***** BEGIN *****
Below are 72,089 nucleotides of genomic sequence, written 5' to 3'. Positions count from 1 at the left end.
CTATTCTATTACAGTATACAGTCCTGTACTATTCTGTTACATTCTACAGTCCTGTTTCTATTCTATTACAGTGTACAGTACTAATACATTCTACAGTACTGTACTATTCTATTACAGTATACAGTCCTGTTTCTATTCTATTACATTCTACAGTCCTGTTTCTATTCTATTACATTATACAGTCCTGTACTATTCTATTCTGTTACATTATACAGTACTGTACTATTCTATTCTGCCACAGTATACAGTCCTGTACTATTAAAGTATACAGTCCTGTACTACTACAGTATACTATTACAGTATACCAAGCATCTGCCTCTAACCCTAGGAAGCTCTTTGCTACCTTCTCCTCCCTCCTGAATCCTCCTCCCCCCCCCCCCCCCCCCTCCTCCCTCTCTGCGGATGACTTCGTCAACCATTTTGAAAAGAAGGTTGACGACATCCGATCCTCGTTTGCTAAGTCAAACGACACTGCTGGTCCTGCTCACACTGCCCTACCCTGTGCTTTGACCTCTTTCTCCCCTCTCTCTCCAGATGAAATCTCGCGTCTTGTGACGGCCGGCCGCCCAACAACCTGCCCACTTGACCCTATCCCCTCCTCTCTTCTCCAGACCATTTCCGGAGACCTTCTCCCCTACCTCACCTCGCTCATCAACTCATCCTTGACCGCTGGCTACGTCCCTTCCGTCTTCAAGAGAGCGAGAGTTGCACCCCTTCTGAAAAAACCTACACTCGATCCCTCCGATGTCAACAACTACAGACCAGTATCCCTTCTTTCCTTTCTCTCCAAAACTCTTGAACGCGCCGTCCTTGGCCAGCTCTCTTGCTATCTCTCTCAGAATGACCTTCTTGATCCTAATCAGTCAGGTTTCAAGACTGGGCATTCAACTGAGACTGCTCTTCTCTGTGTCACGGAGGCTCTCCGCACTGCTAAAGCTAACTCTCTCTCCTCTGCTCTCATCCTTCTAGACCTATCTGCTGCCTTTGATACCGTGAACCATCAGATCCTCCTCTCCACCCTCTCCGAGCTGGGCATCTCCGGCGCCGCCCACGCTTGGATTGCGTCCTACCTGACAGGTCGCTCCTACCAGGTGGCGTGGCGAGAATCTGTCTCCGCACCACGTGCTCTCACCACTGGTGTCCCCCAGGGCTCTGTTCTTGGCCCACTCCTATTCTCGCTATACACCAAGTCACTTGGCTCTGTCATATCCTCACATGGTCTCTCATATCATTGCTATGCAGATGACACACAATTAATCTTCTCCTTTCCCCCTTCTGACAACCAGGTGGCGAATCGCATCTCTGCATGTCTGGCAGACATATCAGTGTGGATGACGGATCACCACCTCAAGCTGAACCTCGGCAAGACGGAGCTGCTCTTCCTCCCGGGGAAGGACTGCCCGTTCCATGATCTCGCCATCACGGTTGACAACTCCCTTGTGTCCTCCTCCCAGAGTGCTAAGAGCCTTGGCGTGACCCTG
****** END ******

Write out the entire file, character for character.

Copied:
Below are 72,089 nucleotides of genomic sequence, written 5' to 3'. Positions count from 1 at the left end.
CTATTCTATTACAGTATACAGTCCTGTACTATTCTGTTACATTCTACAGTCCTGTTTCTATTCTATTACAGTGTACAGTACTAATACATTCTACAGTACTGTACTATTCTATTACAGTATACAGTCCTGTTTCTATTCTATTACATTCTACAGTCCTGTTTCTATTCTATTACATTATACAGTCCTGTACTATTCTATTCTGTTACATTATACAGTACTGTACTATTCTATTCTGCCACAGTATACAGTCCTGTACTATTAAAGTATACAGTCCTGTACTACTACAGTATACTATTACAGTATACCAAGCATCTGCCTCTAACCCTAGGAAGCTCTTTGCTACCTTCTCCTCCCTCCTGAATCCTCCTCCCCCCCCCCCCCCCCCCTCCTCCCTCTCTGCGGATGACTTCGTCAACCATTTTGAAAAGAAGGTTGACGACATCCGATCCTCGTTTGCTAAGTCAAACGACACTGCTGGTCCTGCTCACACTGCCCTACCCTGTGCTTTGACCTCTTTCTCCCCTCTCTCTCCAGATGAAATCTCGCGTCTTGTGACGGCCGGCCGCCCAACAACCTGCCCACTTGACCCTATCCCCTCCTCTCTTCTCCAGACCATTTCCGGAGACCTTCTCCCCTACCTCACCTCGCTCATCAACTCATCCTTGACCGCTGGCTACGTCCCTTCCGTCTTCAAGAGAGCGAGAGTTGCACCCCTTCTGAAAAAACCTACACTCGATCCCTCCGATGTCAACAACTACAGACCAGTATCCCTTCTTTCCTTTCTCTCCAAAACTCTTGAACGCGCCGTCCTTGGCCAGCTCTCTTGCTATCTCTCTCAGAATGACCTTCTTGATCCTAATCAGTCAGGTTTCAAGACTGGGCATTCAACTGAGACTGCTCTTCTCTGTGTCACGGAGGCTCTCCGCACTGCTAAAGCTAACTCTCTCTCCTCTGCTCTCATCCTTCTAGACCTATCTGCTGCCTTTGATACCGTGAACCATCAGATCCTCCTCTCCACCCTCTCCGAGCTGGGCATCTCCGGCGCCGCCCACGCTTGGATTGCGTCCTACCTGACAGGTCGCTCCTACCAGGTGGCGTGGCGAGAATCTGTCTCCGCACCACGTGCTCTCACCACTGGTGTCCCCCAGGGCTCTGTTCTTGGCCCACTCCTATTCTCGCTATACACCAAGTCACTTGGCTCTGTCATATCCTCACATGGTCTCTCATATCATTGCTATGCAGATGACACACAATTAATCTTCTCCTTTCCCCCTTCTGACAACCAGGTGGCGAATCGCATCTCTGCATGTCTGGCAGACATATCAGTGTGGATGACGGATCACCACCTCAAGCTGAACCTCGGCAAGACGGAGCTGCTCTTCCTCCCGGGGAAGGACTGCCCGTTCCATGATCTCGCCATCACGGTTGACAACTCCCTTGTGTCCTCCTCCCAGAGTGCTAAGAGCCTTGGCGTGACCCTG